Chris JohnsonPlay-makers make plays. We have heard it repeatedly in the discussion of pivotal moments of a sports contest, and the NFL possesses these archetype talents in extreme fashion.

The AFC South is saturated with skilled offensive weapons at the top of league.

Including two running backs that finished in the top five for rushing yards in 2011 (1st - Maurice Jones-Drew; 5th - Arian Foster).

Equally as important as the performances of these star players are the obstacles they overcome and their methods of success, despite these obstacles.

The Jacksonville Jaguars, Tennessee Titans, Houston Texans, and Indianapolis Colts make up the offensive-relentless AFC South division.

The starting running backs for all the division’s teams minus Indianapolis combined for 99 broken tackles last season, all of which were in the top 10.

The Houston Texans' offense broke tackles on 5.8 percent of their 1,027 plays from scrimmage, while Tennessee had a fourth-best 7.2 percent of plays with a broken tackle.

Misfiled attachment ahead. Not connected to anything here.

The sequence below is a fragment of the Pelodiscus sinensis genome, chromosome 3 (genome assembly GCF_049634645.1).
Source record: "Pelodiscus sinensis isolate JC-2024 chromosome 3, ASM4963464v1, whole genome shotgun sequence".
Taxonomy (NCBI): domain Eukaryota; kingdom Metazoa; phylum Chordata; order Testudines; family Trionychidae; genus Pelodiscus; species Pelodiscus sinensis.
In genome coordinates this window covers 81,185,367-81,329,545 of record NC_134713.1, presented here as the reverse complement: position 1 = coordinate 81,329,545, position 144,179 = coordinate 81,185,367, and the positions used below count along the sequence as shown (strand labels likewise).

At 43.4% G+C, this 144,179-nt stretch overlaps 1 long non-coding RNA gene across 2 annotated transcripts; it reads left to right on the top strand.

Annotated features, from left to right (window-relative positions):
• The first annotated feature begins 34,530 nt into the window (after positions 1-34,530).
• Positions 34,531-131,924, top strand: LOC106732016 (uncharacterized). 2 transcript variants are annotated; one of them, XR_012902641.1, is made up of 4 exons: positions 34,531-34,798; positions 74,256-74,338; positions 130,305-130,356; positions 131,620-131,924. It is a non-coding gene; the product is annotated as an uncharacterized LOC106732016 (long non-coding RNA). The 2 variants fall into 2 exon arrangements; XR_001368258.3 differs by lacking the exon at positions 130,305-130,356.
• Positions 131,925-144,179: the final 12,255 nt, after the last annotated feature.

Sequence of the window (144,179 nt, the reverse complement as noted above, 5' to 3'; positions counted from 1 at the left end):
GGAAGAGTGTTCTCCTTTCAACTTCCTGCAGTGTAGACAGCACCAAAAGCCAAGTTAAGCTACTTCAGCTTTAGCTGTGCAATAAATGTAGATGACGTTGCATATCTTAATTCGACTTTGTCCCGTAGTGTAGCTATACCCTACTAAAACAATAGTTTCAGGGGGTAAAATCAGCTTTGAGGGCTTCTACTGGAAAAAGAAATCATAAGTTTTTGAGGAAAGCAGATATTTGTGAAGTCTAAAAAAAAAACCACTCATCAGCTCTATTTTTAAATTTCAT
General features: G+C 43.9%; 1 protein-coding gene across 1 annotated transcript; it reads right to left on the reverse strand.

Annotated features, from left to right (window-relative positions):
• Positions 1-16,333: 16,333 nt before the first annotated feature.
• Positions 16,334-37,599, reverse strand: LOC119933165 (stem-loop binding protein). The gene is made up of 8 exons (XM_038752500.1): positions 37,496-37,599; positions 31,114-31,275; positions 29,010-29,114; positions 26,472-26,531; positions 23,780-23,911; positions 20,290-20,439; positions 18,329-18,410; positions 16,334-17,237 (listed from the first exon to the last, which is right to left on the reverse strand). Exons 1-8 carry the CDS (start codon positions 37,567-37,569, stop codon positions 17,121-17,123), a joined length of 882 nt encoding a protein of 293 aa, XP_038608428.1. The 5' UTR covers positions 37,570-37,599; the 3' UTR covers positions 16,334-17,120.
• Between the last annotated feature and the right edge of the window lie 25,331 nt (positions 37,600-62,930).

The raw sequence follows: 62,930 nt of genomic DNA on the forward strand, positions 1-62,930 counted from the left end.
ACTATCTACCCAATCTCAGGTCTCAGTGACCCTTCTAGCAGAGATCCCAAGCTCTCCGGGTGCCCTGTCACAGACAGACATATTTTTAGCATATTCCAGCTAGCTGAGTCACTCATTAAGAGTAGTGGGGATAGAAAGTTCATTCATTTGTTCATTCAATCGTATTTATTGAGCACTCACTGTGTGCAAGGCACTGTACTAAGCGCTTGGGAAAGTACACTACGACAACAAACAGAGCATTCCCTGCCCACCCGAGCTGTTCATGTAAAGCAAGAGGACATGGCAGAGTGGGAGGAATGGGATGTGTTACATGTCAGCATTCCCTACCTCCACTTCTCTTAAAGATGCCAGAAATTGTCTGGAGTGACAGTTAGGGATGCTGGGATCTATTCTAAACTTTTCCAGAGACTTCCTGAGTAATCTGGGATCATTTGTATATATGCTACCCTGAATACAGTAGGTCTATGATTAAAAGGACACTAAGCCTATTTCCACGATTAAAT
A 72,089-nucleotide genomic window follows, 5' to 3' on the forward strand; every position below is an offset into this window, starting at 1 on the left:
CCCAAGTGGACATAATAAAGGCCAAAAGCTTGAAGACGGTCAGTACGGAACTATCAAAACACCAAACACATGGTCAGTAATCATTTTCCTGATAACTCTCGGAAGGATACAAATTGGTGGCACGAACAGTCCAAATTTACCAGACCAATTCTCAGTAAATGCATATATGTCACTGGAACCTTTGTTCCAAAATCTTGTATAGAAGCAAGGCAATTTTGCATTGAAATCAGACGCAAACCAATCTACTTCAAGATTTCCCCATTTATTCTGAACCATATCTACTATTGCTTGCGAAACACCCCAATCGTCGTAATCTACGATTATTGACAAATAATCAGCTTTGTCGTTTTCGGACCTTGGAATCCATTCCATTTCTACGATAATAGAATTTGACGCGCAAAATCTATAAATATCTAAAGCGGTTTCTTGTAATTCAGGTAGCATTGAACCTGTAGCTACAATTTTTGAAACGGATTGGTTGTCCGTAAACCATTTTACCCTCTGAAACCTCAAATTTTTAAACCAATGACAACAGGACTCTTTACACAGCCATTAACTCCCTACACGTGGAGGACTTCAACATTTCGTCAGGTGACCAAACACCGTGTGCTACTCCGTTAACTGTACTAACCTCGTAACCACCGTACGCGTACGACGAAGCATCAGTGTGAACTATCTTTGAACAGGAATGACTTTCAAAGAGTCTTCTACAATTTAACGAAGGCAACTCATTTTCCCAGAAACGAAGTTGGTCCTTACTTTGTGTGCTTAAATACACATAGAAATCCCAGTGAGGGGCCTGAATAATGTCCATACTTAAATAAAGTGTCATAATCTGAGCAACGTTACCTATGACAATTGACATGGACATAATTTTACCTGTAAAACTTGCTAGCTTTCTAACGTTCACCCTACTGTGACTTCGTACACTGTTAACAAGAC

By taking a closer look at the elusiveness of each team’s offensive gems, the AFC South will make an argument for housing the best running back in the NFL.

Whether it is Arian Foster, Chris Johnson, or Maurice Jones-Drew, the AFC South division has players on each team that demands attention and gang tackling in order for defenses to survive their run, in a competitive and literal sense.

Indianapolis Colts - Reggie Wayne

In 2011 Indianapolis lived on the bottom of the NFL’s successful list, as they finished tied for the worst record last season and earned the No. 1 overall pick of the NFL Draft.

Although they have shredded the roster sheet and may be the team with the least amount of expectations this year, all is not lost in the organization.

Reggie Wayne caught 75 passes for 960 yards last season, proving to be an iron man that survived three different quarterbacks in the same season.

Since 2004, Wayne has caught at least 75 passes in every season, finishing in the top five for receptions twice, and yielding 7,809 yards combined.